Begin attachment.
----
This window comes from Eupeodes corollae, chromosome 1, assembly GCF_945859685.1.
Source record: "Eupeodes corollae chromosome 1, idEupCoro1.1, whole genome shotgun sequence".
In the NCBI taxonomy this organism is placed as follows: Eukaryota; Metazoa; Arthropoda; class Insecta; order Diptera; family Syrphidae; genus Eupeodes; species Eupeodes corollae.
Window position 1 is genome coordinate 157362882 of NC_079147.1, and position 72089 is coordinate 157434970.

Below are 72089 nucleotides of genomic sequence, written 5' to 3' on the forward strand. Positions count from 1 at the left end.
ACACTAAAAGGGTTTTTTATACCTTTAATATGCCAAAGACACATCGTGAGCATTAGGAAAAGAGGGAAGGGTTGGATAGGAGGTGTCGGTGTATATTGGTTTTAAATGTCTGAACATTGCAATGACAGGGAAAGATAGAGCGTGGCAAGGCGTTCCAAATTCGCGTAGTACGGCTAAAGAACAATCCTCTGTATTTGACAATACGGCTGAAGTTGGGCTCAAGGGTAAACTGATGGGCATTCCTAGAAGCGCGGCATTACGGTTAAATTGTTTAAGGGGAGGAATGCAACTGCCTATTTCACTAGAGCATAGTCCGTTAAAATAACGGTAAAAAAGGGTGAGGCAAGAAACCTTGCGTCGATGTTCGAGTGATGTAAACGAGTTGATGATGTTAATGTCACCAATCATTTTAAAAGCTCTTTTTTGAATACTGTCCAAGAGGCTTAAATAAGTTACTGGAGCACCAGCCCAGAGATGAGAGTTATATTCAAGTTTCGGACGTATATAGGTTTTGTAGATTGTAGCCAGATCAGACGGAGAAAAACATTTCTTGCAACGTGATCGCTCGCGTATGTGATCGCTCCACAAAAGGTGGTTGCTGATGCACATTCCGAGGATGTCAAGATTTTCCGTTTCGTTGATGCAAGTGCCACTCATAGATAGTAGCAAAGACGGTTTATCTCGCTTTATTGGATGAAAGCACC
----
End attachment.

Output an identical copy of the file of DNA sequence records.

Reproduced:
This window comes from Eupeodes corollae, chromosome 1, assembly GCF_945859685.1.
Source record: "Eupeodes corollae chromosome 1, idEupCoro1.1, whole genome shotgun sequence".
In the NCBI taxonomy this organism is placed as follows: Eukaryota; Metazoa; Arthropoda; class Insecta; order Diptera; family Syrphidae; genus Eupeodes; species Eupeodes corollae.
Window position 1 is genome coordinate 157362882 of NC_079147.1, and position 72089 is coordinate 157434970.

Below are 72089 nucleotides of genomic sequence, written 5' to 3' on the forward strand. Positions count from 1 at the left end.
ACACTAAAAGGGTTTTTTATACCTTTAATATGCCAAAGACACATCGTGAGCATTAGGAAAAGAGGGAAGGGTTGGATAGGAGGTGTCGGTGTATATTGGTTTTAAATGTCTGAACATTGCAATGACAGGGAAAGATAGAGCGTGGCAAGGCGTTCCAAATTCGCGTAGTACGGCTAAAGAACAATCCTCTGTATTTGACAATACGGCTGAAGTTGGGCTCAAGGGTAAACTGATGGGCATTCCTAGAAGCGCGGCATTACGGTTAAATTGTTTAAGGGGAGGAATGCAACTGCCTATTTCACTAGAGCATAGTCCGTTAAAATAACGGTAAAAAAGGGTGAGGCAAGAAACCTTGCGTCGATGTTCGAGTGATGTAAACGAGTTGATGATGTTAATGTCACCAATCATTTTAAAAGCTCTTTTTTGAATACTGTCCAAGAGGCTTAAATAAGTTACTGGAGCACCAGCCCAGAGATGAGAGTTATATTCAAGTTTCGGACGTATATAGGTTTTGTAGATTGTAGCCAGATCAGACGGAGAAAAACATTTCTTGCAACGTGATCGCTCGCGTATGTGATCGCTCCACAAAAGGTGGTTGCTGATGCACATTCCGAGGATGTCAAGATTTTCCGTTTCGTTGATGCAAGTGCCACTCATAGATAGTAGCAAAGACGGTTTATCTCGCTTTATTGGATGAAAGCACC